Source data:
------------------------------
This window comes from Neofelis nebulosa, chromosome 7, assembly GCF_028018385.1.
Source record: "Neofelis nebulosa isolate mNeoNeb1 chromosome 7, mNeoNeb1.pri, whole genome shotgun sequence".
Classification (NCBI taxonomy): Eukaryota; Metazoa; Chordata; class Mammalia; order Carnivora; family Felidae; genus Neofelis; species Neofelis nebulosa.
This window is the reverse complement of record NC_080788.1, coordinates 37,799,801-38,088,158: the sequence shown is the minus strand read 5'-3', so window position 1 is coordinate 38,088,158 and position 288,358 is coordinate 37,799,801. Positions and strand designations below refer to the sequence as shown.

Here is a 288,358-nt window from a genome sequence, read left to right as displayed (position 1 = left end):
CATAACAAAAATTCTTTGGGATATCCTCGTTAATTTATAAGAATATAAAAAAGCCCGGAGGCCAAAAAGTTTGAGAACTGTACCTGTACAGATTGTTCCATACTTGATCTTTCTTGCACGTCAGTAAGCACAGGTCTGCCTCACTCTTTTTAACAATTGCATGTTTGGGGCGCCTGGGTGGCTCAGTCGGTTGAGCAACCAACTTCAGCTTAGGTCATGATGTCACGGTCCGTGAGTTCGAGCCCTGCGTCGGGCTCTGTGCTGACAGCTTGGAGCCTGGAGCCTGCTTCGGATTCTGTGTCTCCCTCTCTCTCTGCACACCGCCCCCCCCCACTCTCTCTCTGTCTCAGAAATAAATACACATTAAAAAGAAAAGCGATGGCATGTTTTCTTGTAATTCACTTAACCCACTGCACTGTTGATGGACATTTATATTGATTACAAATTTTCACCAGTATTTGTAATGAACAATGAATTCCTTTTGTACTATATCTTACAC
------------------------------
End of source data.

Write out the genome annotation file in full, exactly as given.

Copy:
This window comes from Neofelis nebulosa, chromosome 7, assembly GCF_028018385.1.
Source record: "Neofelis nebulosa isolate mNeoNeb1 chromosome 7, mNeoNeb1.pri, whole genome shotgun sequence".
Classification (NCBI taxonomy): Eukaryota; Metazoa; Chordata; class Mammalia; order Carnivora; family Felidae; genus Neofelis; species Neofelis nebulosa.
This window is the reverse complement of record NC_080788.1, coordinates 37,799,801-38,088,158: the sequence shown is the minus strand read 5'-3', so window position 1 is coordinate 38,088,158 and position 288,358 is coordinate 37,799,801. Positions and strand designations below refer to the sequence as shown.

Here is a 288,358-nt window from a genome sequence, read left to right as displayed (position 1 = left end):
CATAACAAAAATTCTTTGGGATATCCTCGTTAATTTATAAGAATATAAAAAAGCCCGGAGGCCAAAAAGTTTGAGAACTGTACCTGTACAGATTGTTCCATACTTGATCTTTCTTGCACGTCAGTAAGCACAGGTCTGCCTCACTCTTTTTAACAATTGCATGTTTGGGGCGCCTGGGTGGCTCAGTCGGTTGAGCAACCAACTTCAGCTTAGGTCATGATGTCACGGTCCGTGAGTTCGAGCCCTGCGTCGGGCTCTGTGCTGACAGCTTGGAGCCTGGAGCCTGCTTCGGATTCTGTGTCTCCCTCTCTCTCTGCACACCGCCCCCCCCCACTCTCTCTCTGTCTCAGAAATAAATACACATTAAAAAGAAAAGCGATGGCATGTTTTCTTGTAATTCACTTAACCCACTGCACTGTTGATGGACATTTATATTGATTACAAATTTTCACCAGTATTTGTAATGAACAATGAATTCCTTTTGTACTATATCTTACAC